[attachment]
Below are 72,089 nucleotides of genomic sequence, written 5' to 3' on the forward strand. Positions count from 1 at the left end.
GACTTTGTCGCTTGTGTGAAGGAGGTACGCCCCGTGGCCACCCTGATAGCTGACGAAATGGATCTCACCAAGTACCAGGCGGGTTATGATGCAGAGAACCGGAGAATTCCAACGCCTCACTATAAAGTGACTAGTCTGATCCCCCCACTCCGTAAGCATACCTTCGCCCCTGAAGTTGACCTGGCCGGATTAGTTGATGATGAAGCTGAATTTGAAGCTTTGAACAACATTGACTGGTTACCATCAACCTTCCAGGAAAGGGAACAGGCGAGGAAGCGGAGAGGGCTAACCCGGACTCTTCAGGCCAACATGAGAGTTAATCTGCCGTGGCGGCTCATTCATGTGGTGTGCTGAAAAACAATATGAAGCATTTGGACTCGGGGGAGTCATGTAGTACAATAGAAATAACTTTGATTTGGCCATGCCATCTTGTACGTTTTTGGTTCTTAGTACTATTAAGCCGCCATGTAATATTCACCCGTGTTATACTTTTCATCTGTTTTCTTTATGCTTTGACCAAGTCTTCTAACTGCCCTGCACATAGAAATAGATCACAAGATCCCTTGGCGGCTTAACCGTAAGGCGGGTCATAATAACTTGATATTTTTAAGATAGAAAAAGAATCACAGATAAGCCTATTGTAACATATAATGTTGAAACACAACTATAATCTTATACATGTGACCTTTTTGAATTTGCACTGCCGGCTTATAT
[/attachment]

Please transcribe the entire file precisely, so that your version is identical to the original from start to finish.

Below are 72,089 nucleotides of genomic sequence, written 5' to 3' on the forward strand. Positions count from 1 at the left end.
GACTTTGTCGCTTGTGTGAAGGAGGTACGCCCCGTGGCCACCCTGATAGCTGACGAAATGGATCTCACCAAGTACCAGGCGGGTTATGATGCAGAGAACCGGAGAATTCCAACGCCTCACTATAAAGTGACTAGTCTGATCCCCCCACTCCGTAAGCATACCTTCGCCCCTGAAGTTGACCTGGCCGGATTAGTTGATGATGAAGCTGAATTTGAAGCTTTGAACAACATTGACTGGTTACCATCAACCTTCCAGGAAAGGGAACAGGCGAGGAAGCGGAGAGGGCTAACCCGGACTCTTCAGGCCAACATGAGAGTTAATCTGCCGTGGCGGCTCATTCATGTGGTGTGCTGAAAAACAATATGAAGCATTTGGACTCGGGGGAGTCATGTAGTACAATAGAAATAACTTTGATTTGGCCATGCCATCTTGTACGTTTTTGGTTCTTAGTACTATTAAGCCGCCATGTAATATTCACCCGTGTTATACTTTTCATCTGTTTTCTTTATGCTTTGACCAAGTCTTCTAACTGCCCTGCACATAGAAATAGATCACAAGATCCCTTGGCGGCTTAACCGTAAGGCGGGTCATAATAACTTGATATTTTTAAGATAGAAAAAGAATCACAGATAAGCCTATTGTAACATATAATGTTGAAACACAACTATAATCTTATACATGTGACCTTTTTGAATTTGCACTGCCGGCTTATAT